. The hands-on physical laboratories would be at the Realism end, remote laboratories are in the mixed- reality zone and virtual laboratories are at the other extreme. Without any visible view of the apparatus, the user- interface of most remote laboratories are typically computer-generated environments with the insertion of real data taken from the remote apparatus, which is consistent with an augmented virtuality environment of Figure 3.
Several works have considered the use of AR for improving the experience obtained from both virtual and remote laboratories.  Augmented a remote laboratory by delivering a real-time video feed of the apparatus alongside an interactive user-interface which also allowed for limited, remote wiring of digital (electrical) circuits. Similarly,  delivered a video feed from the equipment but uses AR techniques to display either the direct output from the (remote) equipment’s screen or overlay the output with an alternative/virtual (local computer generated) version.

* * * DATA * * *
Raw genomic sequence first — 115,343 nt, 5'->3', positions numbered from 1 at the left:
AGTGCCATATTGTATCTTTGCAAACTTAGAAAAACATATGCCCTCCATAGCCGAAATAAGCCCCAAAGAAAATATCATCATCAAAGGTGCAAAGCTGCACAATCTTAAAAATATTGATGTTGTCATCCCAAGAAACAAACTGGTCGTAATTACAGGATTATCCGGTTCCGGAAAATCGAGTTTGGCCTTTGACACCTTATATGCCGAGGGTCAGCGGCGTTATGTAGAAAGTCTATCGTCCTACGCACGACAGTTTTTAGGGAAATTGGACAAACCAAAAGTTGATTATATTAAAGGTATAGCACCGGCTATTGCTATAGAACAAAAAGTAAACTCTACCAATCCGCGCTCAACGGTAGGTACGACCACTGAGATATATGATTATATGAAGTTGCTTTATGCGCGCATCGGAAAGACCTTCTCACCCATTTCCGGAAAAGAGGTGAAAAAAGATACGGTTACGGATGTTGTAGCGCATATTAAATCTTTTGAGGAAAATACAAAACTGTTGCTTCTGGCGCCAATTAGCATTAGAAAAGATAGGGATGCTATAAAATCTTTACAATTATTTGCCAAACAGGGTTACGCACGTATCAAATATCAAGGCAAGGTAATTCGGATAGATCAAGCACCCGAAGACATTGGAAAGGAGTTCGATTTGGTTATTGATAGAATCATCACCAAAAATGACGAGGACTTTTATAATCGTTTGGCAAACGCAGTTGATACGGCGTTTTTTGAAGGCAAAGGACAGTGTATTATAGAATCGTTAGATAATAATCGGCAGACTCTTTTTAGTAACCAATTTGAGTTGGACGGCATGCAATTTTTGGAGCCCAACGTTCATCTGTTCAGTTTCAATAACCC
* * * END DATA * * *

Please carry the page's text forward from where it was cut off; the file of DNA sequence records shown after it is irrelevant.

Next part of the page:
Figure 4 shows how a remote laboratory may be augmented through the inclusion of a video feed. The augmentation would be classified as monitor-based AR when it happens at the laboratory (back-end) server or video see-through AR when the augmentation happens at the user end.